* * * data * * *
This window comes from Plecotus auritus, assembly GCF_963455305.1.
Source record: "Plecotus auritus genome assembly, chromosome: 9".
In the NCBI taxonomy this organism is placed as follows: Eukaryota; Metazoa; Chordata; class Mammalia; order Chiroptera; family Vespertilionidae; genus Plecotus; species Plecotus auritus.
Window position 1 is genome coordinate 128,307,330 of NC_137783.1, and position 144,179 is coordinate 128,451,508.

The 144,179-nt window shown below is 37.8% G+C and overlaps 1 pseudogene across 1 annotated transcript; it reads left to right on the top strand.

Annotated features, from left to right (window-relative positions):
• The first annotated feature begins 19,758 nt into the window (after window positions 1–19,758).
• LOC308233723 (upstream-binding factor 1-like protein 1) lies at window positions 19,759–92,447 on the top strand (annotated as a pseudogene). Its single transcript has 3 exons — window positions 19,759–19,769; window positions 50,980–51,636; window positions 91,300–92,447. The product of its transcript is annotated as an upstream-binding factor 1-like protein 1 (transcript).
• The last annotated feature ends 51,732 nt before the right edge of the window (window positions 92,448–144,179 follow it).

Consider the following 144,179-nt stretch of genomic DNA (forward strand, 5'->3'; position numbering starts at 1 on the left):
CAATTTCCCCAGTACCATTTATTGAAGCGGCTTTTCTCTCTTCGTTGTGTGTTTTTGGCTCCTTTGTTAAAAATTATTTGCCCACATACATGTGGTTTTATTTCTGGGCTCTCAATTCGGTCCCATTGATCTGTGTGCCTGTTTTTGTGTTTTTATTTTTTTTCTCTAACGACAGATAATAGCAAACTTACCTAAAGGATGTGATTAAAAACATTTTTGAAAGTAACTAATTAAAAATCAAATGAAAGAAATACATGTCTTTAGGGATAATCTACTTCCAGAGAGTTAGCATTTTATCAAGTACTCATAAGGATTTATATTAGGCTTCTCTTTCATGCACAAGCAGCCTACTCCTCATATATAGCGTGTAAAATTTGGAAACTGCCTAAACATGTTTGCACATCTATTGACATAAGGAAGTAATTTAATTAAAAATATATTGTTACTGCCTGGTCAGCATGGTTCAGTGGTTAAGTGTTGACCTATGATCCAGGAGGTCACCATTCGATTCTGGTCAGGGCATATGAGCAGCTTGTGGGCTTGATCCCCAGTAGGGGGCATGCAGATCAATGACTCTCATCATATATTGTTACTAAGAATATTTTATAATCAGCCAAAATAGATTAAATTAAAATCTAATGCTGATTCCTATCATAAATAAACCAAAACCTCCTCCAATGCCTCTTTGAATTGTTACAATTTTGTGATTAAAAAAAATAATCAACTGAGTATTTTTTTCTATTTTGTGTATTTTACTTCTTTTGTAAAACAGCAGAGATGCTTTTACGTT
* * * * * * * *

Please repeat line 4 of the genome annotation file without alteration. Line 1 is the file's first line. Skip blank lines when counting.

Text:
Window position 1 is genome coordinate 128,307,330 of NC_137783.1, and position 144,179 is coordinate 128,451,508.